Advertisement
YOU ARE HERE: LAT HomeCollectionsSoccer

A well-traveled Wilhelmsson hopes to keep Galaxy moving in playoffs

Facing a do-or-die match with Vancouver, his Galaxy teammates hope the journeyman Swede's offensive style will give them momentum.

November 01, 2012|By Omar Shamout
  • Galaxy winger Christian Wilhelmsson, shown trying to elude San Jose's Simon Dawkins, has played professionally in nine countries during his 15-year career.
Galaxy winger Christian Wilhelmsson, shown trying to elude San Jose's… (John Medina / Getty Images )

Perhaps 32-year-old Galaxy winger Christian Wilhelmsson hasn't seen it all in soccer. But he has come close.

The journeyman Swede has played professionally in nine countries during his 15-year career.

That includes stints in England, Spain and Italy – arguably the three best leagues in the world. He joined the Galaxy in September from Saudi Arabian club Al-Hilal after wrapping up his third season for the Riyadh-based team.

Wilhelmsson, preparing for the Galaxy's MLS knockout playoff game against Vancouver on Thursday, said he was pleasantly surprised by the quality of play he encountered in the Middle East.

"I didn't know what to expect," he said. "It was nice football."

While there are many cultural differences between Europe and the Middle East, Wilhelmsson said soccer isn't one of them, describing Saudi fans as "fanatic."

"It's like a second religion for them," he said. "They love you when it's going well and hate you when it's going bad – as it should be."

Though women aren't allowed to attend matches in Saudi Arabia, Wilhelmsson said that doesn't mean they aren't interested in the sport.

"There's a lot of female supporters even though they don't come to the game," he said. "There's a lot watching on television."

When his contract was up with Al-Hilal, the prospect of moving to the United States seemed an attractive proposition.

"This felt like a great challenge," Wilhelmsson said, adding that the influx of more European and South American players combined with young American talent has raised the level of play in MLS.

"It's progressing and it's getting better," he said. "There are a lot of good athletes."

Wilhelmsson joins a growing list of notable international players to sign with the Galaxy in recent years, including Irish striker Robbie Keane, and Brazilians Juninho, Marcelo Sarvas and David Junior Lopes. And of course there's David Beckham.

Wilhelmsson said that trend has increased the profile of the league abroad based on conversations he's had with friends and former teammates in Europe.

"They even follow the league over there now, especially the Galaxy."

He credits not just those players, but the whole team with helping him adjust to the rough-and-tumble style necessary for success in MLS.

"I'm still in the process of adapting," said Wilhelmsson, who has played five games with the Galaxy. "I have to learn my team here as well, how we play. It's a physical league."

Fitness has been a concern for Wilhelmsson since joining the Galaxy for its stretch run. Because MLS operates on a different schedule than most leagues around the world, the Galaxy's season was just getting started on May 23 when Wilhelmsson played his last game for Al-Hilal.

In the four months before he signed with the Galaxy, Wilhelmsson played only six games – all internationals for his native Sweden. He said it was difficult to jump in and perform at his best.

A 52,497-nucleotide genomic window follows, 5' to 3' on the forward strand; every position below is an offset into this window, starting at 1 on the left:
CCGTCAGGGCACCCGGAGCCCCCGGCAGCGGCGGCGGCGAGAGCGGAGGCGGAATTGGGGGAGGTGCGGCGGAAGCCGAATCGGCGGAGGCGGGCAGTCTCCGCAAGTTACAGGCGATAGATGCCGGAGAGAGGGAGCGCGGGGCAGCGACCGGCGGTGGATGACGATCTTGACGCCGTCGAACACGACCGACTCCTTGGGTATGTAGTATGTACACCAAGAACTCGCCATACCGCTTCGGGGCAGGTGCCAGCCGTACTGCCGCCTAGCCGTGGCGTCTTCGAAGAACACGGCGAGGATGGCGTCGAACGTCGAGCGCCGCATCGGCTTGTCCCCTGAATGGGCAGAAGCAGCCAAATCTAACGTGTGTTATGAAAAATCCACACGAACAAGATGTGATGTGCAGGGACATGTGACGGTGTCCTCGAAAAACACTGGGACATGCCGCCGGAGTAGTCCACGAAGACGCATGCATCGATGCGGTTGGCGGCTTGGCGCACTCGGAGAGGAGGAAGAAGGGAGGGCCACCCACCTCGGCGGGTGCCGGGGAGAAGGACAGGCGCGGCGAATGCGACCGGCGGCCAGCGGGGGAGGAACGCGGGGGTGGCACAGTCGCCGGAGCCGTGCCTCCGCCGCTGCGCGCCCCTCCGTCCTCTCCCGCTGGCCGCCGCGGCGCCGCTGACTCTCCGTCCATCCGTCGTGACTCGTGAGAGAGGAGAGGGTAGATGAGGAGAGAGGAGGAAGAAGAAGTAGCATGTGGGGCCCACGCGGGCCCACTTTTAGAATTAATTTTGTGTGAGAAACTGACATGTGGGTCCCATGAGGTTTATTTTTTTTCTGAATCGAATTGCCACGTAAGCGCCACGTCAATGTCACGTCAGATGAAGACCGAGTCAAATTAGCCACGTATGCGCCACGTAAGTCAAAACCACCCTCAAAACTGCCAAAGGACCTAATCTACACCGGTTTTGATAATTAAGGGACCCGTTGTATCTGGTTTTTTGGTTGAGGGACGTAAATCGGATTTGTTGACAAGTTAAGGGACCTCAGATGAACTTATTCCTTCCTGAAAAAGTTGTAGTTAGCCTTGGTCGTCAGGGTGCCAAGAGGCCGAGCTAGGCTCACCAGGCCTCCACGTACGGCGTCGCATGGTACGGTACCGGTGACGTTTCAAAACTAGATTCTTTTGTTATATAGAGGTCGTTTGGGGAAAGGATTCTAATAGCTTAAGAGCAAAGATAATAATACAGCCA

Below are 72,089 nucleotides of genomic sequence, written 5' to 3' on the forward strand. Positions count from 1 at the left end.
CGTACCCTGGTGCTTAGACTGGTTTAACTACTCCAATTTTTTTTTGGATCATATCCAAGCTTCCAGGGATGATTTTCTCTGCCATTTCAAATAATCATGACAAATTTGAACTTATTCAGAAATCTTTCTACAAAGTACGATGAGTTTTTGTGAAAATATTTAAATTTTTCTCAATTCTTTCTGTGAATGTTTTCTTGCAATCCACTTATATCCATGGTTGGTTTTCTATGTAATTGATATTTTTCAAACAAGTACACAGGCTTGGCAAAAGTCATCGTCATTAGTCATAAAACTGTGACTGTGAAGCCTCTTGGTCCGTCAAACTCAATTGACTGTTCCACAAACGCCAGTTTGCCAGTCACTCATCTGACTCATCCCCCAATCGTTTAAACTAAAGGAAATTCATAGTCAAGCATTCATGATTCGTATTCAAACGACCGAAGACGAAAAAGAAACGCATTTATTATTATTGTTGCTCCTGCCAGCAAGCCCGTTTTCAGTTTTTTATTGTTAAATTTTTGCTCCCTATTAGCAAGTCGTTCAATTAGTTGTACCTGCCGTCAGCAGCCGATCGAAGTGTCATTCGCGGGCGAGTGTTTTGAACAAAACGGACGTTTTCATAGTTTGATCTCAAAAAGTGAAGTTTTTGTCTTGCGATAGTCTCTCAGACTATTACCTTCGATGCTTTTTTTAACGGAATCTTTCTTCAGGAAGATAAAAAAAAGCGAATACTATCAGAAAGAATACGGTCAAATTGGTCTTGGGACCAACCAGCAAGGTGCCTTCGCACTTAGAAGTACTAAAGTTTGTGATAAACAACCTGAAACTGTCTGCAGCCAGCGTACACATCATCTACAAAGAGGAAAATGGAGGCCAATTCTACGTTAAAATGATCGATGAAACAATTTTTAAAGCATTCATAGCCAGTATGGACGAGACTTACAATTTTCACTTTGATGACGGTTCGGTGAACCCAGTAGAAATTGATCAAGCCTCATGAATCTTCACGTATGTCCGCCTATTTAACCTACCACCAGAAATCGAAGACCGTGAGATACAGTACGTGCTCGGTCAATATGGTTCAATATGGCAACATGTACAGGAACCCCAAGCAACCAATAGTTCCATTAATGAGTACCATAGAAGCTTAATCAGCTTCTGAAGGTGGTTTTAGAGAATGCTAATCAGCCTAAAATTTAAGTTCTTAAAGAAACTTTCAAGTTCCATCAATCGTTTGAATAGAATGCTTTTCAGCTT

"I didn't have a preseason, so I'm just trying to reach where the guys are physically," he said. "I just try to catch up and get my legs going."

His left leg has taken a little more time. Wilhelmsson sprained his ankle at the end of September, which caused him to miss one game.

Since scoring in his Galaxy debut against Colorado on Sept. 14, Wilhelmsson hasn't tallied a goal or an assist in four matches. Fortunately for the Galaxy and their fans, Wilhelmsson said he's finally 100% healthy and ready to show what he's capable of.

"I'm an offensive player and I want to just create as much [scoring] situations as possible," he said. "I try to come in the right positions. I got my chances, it's just that I have to … focus on the finishing."

Galaxy Coach Bruce Arena said he's pleased with Wilhelmsson's progress, adding he's been a good addition to the team.

"He's been here about two months now," Arena said. "It's taken some time to get his fitness to come around, but he's … a really experienced, intelligent player. He gives us another dimension to our team that we were lacking."

Beckham agreed with his coach about what Wilhelmsson brings to the attack.

"He's played the game in many different countries and he's experienced," Beckham said. "When you've got a player that has that soccer mind he's easy to play with."

Keane, who earned the Galaxy's Golden Boot award as leading goal scorer, said Wilhelmsson compliments his style of play up front.

"He's a clever player," Keane said. "His runs off the ball are quite good for someone like me who drops off deep … to try and play people in."

After his team's 1-0 win over Seattle in its final regular-season game Sunday, Wilhelmsson said the chemistry with his teammates is progressing – slowly but surely.

"With time it will come," he said. "So far we've had good results, and I'm happy that we keep on going in the right direction."

That direction puts them on a collision course with Vancouver on Thursday in a do-or-die knockout game at the Home Depot Center.

If the Galaxy loses, all Wilhelmsson's hard work would be for naught. He said the team knows what's at stake and there's no danger of looking past the Whitecaps toward a potential first-round matchup with top-seeded San Jose.

"It's boring, but it's one game at a time," he said. "We have Vancouver -- that's the next target … and we have to give the maximum otherwise there will be no discussion and no talk about the other game."

Advertisement
Los Angeles Times Articles
|
|
|